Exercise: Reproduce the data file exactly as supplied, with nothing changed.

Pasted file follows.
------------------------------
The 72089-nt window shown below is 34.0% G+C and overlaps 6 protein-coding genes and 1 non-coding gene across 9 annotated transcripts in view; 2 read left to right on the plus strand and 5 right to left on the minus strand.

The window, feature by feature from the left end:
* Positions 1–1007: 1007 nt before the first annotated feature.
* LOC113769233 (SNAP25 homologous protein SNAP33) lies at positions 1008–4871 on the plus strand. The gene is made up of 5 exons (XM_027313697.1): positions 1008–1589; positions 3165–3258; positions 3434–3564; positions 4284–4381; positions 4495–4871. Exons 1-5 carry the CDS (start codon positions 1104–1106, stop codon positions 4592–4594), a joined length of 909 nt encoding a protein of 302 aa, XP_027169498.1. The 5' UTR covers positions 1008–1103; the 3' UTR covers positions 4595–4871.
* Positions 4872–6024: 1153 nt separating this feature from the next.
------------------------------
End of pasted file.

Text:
The 72089-nt window shown below is 34.0% G+C and overlaps 6 protein-coding genes and 1 non-coding gene across 9 annotated transcripts in view; 2 read left to right on the plus strand and 5 right to left on the minus strand.

The window, feature by feature from the left end:
* Positions 1–1007: 1007 nt before the first annotated feature.
* LOC113769233 (SNAP25 homologous protein SNAP33) lies at positions 1008–4871 on the plus strand. The gene is made up of 5 exons (XM_027313697.1): positions 1008–1589; positions 3165–3258; positions 3434–3564; positions 4284–4381; positions 4495–4871. Exons 1-5 carry the CDS (start codon positions 1104–1106, stop codon positions 4592–4594), a joined length of 909 nt encoding a protein of 302 aa, XP_027169498.1. The 5' UTR covers positions 1008–1103; the 3' UTR covers positions 4595–4871.
* Positions 4872–6024: 1153 nt separating this feature from the next.